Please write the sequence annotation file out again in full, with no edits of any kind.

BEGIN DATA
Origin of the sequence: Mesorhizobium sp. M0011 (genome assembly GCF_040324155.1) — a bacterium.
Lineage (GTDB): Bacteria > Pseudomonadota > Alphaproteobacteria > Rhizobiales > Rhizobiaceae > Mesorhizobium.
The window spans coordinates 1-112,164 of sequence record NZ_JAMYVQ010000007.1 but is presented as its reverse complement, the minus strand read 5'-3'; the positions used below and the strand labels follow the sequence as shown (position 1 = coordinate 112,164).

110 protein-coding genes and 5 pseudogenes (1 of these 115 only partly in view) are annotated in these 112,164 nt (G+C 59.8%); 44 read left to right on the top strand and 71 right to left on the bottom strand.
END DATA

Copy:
Origin of the sequence: Mesorhizobium sp. M0011 (genome assembly GCF_040324155.1) — a bacterium.
Lineage (GTDB): Bacteria > Pseudomonadota > Alphaproteobacteria > Rhizobiales > Rhizobiaceae > Mesorhizobium.
The window spans coordinates 1-112,164 of sequence record NZ_JAMYVQ010000007.1 but is presented as its reverse complement, the minus strand read 5'-3'; the positions used below and the strand labels follow the sequence as shown (position 1 = coordinate 112,164).

110 protein-coding genes and 5 pseudogenes (1 of these 115 only partly in view) are annotated in these 112,164 nt (G+C 59.8%); 44 read left to right on the top strand and 71 right to left on the bottom strand.